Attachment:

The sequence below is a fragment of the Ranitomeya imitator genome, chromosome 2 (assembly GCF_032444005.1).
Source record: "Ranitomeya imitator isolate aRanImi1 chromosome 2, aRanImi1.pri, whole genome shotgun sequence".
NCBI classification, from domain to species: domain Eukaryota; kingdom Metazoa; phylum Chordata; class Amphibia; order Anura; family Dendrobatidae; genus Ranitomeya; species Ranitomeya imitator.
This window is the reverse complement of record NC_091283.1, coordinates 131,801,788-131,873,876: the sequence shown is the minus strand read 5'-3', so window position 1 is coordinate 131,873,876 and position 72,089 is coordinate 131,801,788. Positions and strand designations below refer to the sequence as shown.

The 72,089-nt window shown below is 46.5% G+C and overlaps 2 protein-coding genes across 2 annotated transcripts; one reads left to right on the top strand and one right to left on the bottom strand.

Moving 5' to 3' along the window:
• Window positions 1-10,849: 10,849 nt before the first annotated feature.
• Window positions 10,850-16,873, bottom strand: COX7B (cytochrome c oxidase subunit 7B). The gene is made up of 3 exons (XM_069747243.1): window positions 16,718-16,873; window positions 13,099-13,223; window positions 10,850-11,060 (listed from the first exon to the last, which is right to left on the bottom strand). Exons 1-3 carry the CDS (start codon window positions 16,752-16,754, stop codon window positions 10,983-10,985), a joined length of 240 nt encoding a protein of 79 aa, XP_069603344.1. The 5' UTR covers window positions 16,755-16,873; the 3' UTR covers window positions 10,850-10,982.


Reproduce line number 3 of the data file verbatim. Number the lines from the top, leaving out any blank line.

NCBI classification, from domain to species: domain Eukaryota; kingdom Metazoa; phylum Chordata; class Amphibia; order Anura; family Dendrobatidae; genus Ranitomeya; species Ranitomeya imitator.